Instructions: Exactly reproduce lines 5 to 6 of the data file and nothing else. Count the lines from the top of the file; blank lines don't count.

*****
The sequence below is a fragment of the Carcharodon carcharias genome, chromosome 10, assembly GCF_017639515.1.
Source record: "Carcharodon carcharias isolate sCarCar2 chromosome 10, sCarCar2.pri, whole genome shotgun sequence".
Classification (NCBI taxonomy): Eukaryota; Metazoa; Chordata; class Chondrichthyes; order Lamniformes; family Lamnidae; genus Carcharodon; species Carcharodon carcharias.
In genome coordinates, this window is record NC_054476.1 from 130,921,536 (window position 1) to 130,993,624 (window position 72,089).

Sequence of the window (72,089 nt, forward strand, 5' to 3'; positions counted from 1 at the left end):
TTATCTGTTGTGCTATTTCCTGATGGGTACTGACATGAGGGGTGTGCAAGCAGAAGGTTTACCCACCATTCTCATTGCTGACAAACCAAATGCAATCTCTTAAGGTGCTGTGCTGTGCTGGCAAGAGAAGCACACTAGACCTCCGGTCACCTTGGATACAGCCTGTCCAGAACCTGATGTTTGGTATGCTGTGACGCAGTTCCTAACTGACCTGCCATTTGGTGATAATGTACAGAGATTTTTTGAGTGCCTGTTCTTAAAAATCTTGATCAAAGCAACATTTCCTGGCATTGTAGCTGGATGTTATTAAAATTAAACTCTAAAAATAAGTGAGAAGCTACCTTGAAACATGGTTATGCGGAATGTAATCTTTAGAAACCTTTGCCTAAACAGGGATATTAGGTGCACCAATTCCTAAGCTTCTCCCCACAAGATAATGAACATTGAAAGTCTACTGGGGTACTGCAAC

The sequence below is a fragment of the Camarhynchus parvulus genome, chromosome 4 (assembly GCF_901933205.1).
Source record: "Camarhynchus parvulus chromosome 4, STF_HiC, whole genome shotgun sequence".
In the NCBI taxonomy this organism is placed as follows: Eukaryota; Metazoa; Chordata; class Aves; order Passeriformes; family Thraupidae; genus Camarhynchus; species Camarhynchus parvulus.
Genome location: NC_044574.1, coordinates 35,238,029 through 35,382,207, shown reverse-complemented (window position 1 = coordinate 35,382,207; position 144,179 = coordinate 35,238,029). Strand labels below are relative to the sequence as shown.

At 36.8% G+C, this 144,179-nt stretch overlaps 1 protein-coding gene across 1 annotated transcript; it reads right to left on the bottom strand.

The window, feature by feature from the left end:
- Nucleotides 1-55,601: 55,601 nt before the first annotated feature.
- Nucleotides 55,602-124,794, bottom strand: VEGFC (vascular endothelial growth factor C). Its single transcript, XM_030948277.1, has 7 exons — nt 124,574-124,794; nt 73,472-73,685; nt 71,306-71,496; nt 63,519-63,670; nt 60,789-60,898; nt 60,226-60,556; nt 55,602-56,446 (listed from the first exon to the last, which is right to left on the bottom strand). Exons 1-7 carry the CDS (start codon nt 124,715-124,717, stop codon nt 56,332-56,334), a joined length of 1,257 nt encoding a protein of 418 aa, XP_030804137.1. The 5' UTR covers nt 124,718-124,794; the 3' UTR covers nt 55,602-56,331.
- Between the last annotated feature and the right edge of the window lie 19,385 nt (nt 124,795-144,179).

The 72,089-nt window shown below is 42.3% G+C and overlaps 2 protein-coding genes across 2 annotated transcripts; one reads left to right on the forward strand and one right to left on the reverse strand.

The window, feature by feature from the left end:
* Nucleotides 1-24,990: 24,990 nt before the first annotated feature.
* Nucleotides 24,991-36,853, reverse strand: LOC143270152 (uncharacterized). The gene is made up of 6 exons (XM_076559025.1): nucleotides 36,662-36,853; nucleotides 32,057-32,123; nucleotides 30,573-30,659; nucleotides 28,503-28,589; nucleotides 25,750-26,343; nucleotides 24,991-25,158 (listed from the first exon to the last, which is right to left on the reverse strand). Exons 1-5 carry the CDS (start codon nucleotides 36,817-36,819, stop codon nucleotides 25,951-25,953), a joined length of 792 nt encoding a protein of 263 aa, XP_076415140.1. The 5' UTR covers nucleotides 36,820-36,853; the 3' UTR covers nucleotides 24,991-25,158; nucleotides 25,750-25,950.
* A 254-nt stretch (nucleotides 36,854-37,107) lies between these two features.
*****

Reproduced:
Sequence of the window (72,089 nt, forward strand, 5' to 3'; positions counted from 1 at the left end):
TTATCTGTTGTGCTATTTCCTGATGGGTACTGACATGAGGGGTGTGCAAGCAGAAGGTTTACCCACCATTCTCATTGCTGACAAACCAAATGCAATCTCTTAAGGTGCTGTGCTGTGCTGGCAAGAGAAGCACACTAGACCTCCGGTCACCTTGGATACAGCCTGTCCAGAACCTGATGTTTGGTATGCTGTGACGCAGTTCCTAACTGACCTGCCATTTGGTGATAATGTACAGAGATTTTTTGAGTGCCTGTTCTTAAAAATCTTGATCAAAGCAACATTTCCTGGCATTGTAGCTGGATGTTATTAAAATTAAACTCTAAAAATAAGTGAGAAGCTACCTTGAAACATGGTTATGCGGAATGTAATCTTTAGAAACCTTTGCCTAAACAGGGATATTAGGTGCACCAATTCCTAAGCTTCTCCCCACAAGATAATGAACATTGAAAGTCTACTGGGGTACTGCAAC